The New BMW M6 | Part Five (2005)

BMW M6

BMW M6 Boot Decal (2005)

The devil is in the detail

The technical details of this new V10 engine could fill a book but to highlight just three items:

  • There are ten individual throttle butterflies, each individually electronically controlled, which read the position of the throttle pedal 200 times a second.
  • A clever transverse lubrication system ensures that the two cylinder heads receive oil even when 1g+ cornering forces are experienced and a quasi-dry sump system keeps the bottom end lubricated even under extreme 1.3g braking.
  • The spark plugs use ionic current technology to act as a sensor and inform the MS S65 control unit about combustion conditions and control engine knock, as well as igniting the fuel / air mixture.
Seventh heaven

To extract the best from this gem of a V10 engine BMW has developed a seven speed Sequential M Gearbox (SMG). This manual gearbox is an all-new transmission designed to handle up to 550Nm of torque and engine speeds of up to 8,500rpm, giving capacity to spare. Naturally, seven gears allows shorter steps from one gear to the next than a five or six-speed ‘box so this gearbox matches torque to the prodigious power output and translates it into maximum forward thrust.

Drivelogic - bespoke gear changes

BMW is the first manufacturer to offer such a seven-speed sequential gearbox in a production car. It also features Drivelogic - eleven gear change programmes available to every driver to select his or her preferences.

The selection of programmes is made by pressing a button next to the gear lever. A preferred default mode can also be programmed into MDrive Manager via the iDrive menu and activated by the MDrive button on the steering wheel.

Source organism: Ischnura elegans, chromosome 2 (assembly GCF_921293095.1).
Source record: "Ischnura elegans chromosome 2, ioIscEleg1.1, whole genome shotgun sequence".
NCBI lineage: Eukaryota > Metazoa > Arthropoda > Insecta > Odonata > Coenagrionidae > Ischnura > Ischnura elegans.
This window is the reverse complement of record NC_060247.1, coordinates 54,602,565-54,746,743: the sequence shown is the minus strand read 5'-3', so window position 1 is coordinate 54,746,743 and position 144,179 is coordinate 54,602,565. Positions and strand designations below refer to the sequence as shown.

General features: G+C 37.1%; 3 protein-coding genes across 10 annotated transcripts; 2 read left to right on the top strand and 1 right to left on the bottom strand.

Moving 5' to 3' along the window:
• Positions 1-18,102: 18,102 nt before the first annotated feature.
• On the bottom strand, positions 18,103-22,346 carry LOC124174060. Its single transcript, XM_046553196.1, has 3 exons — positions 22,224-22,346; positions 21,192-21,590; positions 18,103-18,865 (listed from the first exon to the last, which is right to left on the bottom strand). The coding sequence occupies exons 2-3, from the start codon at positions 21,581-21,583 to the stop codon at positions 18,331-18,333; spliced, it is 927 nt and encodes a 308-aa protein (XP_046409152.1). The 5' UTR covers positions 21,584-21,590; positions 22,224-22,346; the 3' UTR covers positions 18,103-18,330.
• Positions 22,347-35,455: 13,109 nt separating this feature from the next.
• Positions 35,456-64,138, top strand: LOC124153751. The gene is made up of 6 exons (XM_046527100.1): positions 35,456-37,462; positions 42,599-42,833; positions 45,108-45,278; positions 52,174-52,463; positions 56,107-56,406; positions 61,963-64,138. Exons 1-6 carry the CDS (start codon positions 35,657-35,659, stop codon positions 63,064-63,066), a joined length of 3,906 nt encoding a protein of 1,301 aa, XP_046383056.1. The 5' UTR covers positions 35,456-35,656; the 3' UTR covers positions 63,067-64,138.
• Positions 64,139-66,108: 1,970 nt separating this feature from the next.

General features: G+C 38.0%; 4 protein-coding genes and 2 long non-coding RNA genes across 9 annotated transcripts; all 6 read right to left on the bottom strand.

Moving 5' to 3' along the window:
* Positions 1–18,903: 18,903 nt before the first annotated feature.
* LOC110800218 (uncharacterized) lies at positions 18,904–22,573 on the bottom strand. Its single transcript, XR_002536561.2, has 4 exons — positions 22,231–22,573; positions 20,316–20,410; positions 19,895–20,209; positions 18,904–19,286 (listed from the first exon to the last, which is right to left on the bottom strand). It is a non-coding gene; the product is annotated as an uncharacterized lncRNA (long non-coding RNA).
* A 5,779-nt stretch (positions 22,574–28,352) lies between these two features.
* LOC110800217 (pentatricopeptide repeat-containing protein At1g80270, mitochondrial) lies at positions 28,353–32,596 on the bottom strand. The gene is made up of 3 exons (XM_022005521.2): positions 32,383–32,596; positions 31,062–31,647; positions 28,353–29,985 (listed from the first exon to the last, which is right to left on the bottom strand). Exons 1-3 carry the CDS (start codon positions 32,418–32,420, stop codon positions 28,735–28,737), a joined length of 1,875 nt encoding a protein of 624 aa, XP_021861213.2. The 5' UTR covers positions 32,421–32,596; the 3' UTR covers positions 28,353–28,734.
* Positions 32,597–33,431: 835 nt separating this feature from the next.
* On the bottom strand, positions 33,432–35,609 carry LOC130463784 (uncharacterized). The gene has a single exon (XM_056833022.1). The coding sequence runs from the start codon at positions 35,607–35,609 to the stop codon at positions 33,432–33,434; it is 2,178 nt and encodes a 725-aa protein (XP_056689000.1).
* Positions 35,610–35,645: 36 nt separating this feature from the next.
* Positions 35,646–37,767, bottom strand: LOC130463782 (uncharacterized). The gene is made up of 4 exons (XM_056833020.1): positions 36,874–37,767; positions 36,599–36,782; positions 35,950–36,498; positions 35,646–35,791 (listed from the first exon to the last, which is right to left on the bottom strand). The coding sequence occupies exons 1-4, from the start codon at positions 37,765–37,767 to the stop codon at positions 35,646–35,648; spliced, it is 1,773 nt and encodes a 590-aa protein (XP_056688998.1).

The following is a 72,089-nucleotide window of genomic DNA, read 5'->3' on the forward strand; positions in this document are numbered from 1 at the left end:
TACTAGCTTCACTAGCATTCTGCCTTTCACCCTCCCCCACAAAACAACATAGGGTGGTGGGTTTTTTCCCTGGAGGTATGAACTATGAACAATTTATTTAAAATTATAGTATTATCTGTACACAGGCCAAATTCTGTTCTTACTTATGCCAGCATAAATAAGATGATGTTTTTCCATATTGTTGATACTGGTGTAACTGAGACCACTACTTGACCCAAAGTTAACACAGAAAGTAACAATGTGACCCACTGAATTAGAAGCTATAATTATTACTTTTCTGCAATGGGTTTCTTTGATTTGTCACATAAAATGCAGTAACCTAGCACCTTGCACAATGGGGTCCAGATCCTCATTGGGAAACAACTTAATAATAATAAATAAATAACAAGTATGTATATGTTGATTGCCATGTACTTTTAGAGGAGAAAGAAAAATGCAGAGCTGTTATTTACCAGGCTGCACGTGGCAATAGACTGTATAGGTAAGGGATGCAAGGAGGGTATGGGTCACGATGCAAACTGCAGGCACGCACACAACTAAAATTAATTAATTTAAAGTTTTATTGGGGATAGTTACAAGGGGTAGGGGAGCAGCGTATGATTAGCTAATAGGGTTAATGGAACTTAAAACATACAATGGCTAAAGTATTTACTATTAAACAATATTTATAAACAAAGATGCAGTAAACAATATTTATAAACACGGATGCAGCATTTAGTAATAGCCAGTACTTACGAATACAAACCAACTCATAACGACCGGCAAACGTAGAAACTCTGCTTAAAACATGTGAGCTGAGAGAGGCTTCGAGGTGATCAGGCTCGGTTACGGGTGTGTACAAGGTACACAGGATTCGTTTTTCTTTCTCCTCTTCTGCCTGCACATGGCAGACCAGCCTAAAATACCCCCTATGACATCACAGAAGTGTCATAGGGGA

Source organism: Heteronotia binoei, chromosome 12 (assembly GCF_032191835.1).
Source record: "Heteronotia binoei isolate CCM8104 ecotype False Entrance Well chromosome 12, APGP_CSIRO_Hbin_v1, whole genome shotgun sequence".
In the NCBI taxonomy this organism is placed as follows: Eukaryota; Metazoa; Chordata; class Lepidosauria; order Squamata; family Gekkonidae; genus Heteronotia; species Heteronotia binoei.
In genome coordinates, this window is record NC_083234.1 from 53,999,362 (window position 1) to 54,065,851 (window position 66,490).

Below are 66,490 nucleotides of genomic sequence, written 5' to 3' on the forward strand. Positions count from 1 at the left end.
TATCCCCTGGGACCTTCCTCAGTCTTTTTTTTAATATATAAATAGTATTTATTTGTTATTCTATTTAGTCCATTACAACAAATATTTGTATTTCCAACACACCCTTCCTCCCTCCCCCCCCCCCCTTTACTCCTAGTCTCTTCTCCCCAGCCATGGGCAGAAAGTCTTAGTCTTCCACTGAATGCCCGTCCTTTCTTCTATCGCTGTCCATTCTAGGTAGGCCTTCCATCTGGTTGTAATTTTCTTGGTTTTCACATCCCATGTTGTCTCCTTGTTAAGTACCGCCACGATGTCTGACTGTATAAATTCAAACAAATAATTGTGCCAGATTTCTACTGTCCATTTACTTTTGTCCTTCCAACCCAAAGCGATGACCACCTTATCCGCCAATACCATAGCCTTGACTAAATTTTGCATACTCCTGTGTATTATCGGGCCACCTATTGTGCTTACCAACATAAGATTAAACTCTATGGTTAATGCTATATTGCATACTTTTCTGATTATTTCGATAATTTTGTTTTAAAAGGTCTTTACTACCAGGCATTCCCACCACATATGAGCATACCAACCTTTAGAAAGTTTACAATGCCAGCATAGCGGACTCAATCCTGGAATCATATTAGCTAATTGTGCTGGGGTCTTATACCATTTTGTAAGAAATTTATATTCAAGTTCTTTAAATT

Six programmes in S mode are manual changes that must be determined by the driver – either using the gear lever (forward for down changes, back for up) or the paddles behind the steering wheel (left for down changes, right for up). The remaining five in D mode are automated changes.

Each programme differs in gear change time - the higher the programme the shorter and faster the shift times and the longer the engine holds onto the revs. In the automated modes use of the throttle can influence the change: for example, releasing the throttle encourages an up-shift while pressing it harder calls up a down change.

Ten times quicker than you or I

The SMG system in the current M3 (SMG II) is already very fast but the new seven-speed SMG in the M6 (SMG III) is 20 per cent quicker still. To put this in perspective the new gearbox can make changes in 50 milliseconds while a seasoned driver will take around half a second with a normal manual gearbox.

BMW M6 | Part Six
Published 5 November 2005 Melanie Carter

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